It's time again to think about expanding the NCAA tournament field

More teams should be allowed into the NCAA tournament. It doesn't have to be 96 teams, but it should be more than 68. Mike Ehrmann/Getty Images

In college basketball's offseason, I think about what the selection committee got wrong, about what I got wrong and about my annual misevaluation of Syracuse.

But I think mostly about the NCAA tournament selection and seeding process. Is it the best that it can be? Are we using the right data? Is it fair and open and inclusive?

This summer, though, something else has come up, mostly because a number of coaches have reached out on a seemingly separate topic: the size of the NCAA tournament field. The same ad hoc National Association of Basketball Coaches (NABC) committee, which last summer weighed in on selection metrics, is now kicking the tires on expansion. No formal action or proposals are anticipated, at least not now. Still, it got me thinking.

We have been at 68 teams since 2011, yet there is nothing magical or even permanent about that number. It is an accident of circumstance more than anything.

"It's also outdated," one coach insisted. "Division I has grown by leaps and bounds since 1985, so we shouldn't be trapped by that number moving forward."

Since the launch of the 64-team era in 1985, we have indeed seen only minor changes to the bracket's format. The first tweak (2001-2010) added a 65th team and a single opening-round game, allowing for the newly formed Mountain West Conference to gain an automatic bid without decreasing the at-large pool.

A much greater expansion seemed likely for the 2011 tournament, as pending television rights negotiations had the NCAA modeling a 96-team field and an opening "weekend" of six days and three rounds -- with byes to the top 32 teams -- instead of the familiar four days and two rounds. The continuation of a trend toward more inventory from and more dollars for primary sports properties seemed inevitable.

That is until the new CBS/Turner partnership decided, essentially, not to mess with a very good thing. Most inside the sport breathed a sigh of relief as the "more, just because we can" approach was avoided. Three at-large bids were added to create the current First Four format, but the basics of the tournament were left untouched.

And it could stay that way for the duration of the latest TV deal, which was extended last year through the conclusion of the 2031-32 season. This, though, is what seems to have caught the negative eye of the NABC. No expansion means no job saving for coaches whose teams might be included in a larger NCAA field.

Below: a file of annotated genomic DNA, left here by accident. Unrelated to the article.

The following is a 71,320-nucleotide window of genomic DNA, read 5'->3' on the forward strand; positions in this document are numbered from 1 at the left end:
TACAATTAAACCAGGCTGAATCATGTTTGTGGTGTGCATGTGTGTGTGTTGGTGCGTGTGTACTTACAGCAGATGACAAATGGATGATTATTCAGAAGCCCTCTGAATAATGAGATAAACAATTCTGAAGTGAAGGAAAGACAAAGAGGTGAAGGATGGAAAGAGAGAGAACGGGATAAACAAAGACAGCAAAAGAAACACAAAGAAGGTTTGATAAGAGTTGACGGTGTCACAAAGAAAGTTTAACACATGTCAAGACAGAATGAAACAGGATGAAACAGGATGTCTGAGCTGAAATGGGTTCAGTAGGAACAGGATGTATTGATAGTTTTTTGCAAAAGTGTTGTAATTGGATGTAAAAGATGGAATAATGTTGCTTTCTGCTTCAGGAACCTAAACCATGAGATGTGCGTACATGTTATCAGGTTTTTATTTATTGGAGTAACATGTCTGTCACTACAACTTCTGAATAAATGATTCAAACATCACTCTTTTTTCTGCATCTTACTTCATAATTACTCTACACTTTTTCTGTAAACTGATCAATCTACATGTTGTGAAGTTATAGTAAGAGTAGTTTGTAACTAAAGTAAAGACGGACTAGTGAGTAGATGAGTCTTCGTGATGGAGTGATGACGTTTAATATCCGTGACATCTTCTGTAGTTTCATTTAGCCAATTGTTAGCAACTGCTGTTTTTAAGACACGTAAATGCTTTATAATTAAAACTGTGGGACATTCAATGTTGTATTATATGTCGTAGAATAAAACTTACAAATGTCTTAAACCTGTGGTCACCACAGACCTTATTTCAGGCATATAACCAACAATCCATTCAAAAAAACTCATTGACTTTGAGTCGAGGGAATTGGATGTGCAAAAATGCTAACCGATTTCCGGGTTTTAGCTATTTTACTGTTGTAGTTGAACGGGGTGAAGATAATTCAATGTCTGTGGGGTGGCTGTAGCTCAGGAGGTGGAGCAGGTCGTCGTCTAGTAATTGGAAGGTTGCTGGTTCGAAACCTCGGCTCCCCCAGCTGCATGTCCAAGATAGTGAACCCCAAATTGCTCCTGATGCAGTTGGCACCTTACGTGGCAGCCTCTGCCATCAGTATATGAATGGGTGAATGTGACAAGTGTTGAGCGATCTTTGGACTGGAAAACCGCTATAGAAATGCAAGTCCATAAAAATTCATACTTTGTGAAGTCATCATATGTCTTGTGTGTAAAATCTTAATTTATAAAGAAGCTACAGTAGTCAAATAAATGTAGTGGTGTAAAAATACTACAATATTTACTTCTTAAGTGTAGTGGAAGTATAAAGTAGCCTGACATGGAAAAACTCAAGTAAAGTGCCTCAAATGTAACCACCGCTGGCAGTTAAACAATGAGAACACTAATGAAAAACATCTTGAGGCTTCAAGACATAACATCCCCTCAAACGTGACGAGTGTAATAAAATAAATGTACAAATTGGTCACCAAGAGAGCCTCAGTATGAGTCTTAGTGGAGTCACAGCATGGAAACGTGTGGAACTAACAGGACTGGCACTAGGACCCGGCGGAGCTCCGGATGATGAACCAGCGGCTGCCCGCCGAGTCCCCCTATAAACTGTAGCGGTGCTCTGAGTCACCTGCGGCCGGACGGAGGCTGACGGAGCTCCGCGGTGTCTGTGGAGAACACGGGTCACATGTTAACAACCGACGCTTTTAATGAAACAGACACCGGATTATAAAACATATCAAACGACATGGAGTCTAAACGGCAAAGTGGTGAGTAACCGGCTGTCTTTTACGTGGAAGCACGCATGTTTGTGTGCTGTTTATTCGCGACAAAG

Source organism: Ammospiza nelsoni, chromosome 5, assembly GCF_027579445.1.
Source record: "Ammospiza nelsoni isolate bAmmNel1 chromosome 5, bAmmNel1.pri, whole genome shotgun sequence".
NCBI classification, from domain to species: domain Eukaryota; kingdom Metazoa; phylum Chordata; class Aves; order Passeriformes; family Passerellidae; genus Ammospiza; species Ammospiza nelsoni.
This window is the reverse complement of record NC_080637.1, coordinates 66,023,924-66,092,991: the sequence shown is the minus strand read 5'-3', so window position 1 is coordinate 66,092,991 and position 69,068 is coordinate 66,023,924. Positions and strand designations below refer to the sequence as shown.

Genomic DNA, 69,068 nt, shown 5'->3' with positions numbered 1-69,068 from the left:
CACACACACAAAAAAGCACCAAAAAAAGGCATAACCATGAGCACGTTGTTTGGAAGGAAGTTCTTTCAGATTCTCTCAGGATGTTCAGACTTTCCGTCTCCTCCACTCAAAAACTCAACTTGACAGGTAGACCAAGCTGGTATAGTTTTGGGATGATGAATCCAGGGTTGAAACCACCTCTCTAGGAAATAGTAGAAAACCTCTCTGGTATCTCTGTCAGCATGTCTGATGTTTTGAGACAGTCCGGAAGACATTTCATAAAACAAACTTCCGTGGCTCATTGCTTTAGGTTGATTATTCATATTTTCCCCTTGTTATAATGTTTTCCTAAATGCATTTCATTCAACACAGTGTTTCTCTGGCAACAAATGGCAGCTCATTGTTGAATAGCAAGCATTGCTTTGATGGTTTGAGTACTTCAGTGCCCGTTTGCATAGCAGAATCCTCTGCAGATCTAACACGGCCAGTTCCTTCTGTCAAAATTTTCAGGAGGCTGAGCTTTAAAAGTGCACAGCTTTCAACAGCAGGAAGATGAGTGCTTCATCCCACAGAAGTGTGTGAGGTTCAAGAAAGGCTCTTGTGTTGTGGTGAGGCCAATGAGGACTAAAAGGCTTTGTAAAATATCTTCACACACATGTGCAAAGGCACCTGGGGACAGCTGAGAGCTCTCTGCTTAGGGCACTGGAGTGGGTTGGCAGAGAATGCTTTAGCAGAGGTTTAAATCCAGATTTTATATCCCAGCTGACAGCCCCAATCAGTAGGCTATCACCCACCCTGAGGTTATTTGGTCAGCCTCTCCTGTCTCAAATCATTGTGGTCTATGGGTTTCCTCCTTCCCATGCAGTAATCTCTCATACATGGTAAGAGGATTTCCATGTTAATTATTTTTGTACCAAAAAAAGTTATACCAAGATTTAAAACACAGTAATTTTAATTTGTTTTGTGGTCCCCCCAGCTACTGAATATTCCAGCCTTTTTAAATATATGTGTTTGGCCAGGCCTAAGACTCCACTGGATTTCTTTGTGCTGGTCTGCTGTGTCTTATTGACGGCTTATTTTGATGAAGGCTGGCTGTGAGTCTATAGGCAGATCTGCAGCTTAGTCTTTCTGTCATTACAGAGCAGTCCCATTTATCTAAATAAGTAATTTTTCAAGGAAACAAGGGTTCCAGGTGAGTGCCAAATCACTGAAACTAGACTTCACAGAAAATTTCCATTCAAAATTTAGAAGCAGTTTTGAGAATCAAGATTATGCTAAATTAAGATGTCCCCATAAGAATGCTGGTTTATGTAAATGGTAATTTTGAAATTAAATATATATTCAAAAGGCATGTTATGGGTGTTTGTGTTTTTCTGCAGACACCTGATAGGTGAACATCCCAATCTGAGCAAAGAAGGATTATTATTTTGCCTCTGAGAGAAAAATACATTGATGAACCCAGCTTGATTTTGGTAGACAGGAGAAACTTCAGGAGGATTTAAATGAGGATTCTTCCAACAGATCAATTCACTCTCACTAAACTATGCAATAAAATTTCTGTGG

"I'm a coach," said a long-standing head coach in a traditional multibid conference. "If more teams get in, more guys keep their jobs. I would go to 96 [teams] right now and give more student-athletes a chance at the NCAA experience."

So which is it, preserving jobs or adding the experience? This is a national championship. For me, the first -- and perhaps only -- criteria should be including all deserving teams.

For the most part, college basketball gets it right. VCU went from the First Four to the Final Four in Year 1 of the 68-team field in 2011. Selection committee (or, for that matter, Bracketology) blunders are remembered mainly because they are so rare.

But that doesn't mean another tweak or two is a bad idea. Refining the interpretation of quality wins and adjusting a few columns on NCAA team sheets is a great step in the evaluation process, but it doesn't address the widening gap in bids awarded to major conference schools versus the high end mid-majors. Deserving teams are still being overlooked, albeit in smaller numbers.

Something is wrong when Illinois State can go 17-1 in a top-10 league and still, from recent selection committee experience, know that its NCAA chances aren't good. Or that Monmouth can beat UCLA, Notre Dame, USC and Georgetown but miss the NCAA tournament because of a few bad bounces in a conference tournament.

It's a simple reality: Good teams from major conferences have margin for error; good teams from mid-major conferences do not. Modest expansion can correct this.

Instead of the current combination of First Four participants, let's investigate using the opening round for a floating number of regular-season champions who are not otherwise selected. If a variable number doesn't work for TV (and it probably wouldn't), determine a fixed number of said wild-card selections based on predetermined criteria that also adds needed value to the regular season.

For argument's sake, let's say we expanded the field by four to 72 teams. The additional wild cards -- last season's could have been regular-season winners Illinois State, UT Arlington, Monmouth and Belmont -- would play the last four at-large selections in what would be true "Bracket Buster" contests, typically matching power conference schools against smaller conference schools in compelling fashion. Winners become the four No. 12 seeds in the main bracket.

On the automatic qualifier side, we need to make the current one-bid league participants less isolated. Instead of four teams playing for two spots, make it eight for four. This would lead to a true tournament atmosphere at dual sites -- say, Dayton and someplace Midwest or West -- and give twice the number of non-major champions the thrill of advancing. Winners move on as the four No. 16 seeds, respectively.

So I say "yes" to expansion, but not for its own sake or to save a few coaching jobs. Let's be judicious and achieve a greater good. All we need is one more site and a second network.

In other words, we can do this. Everybody wins.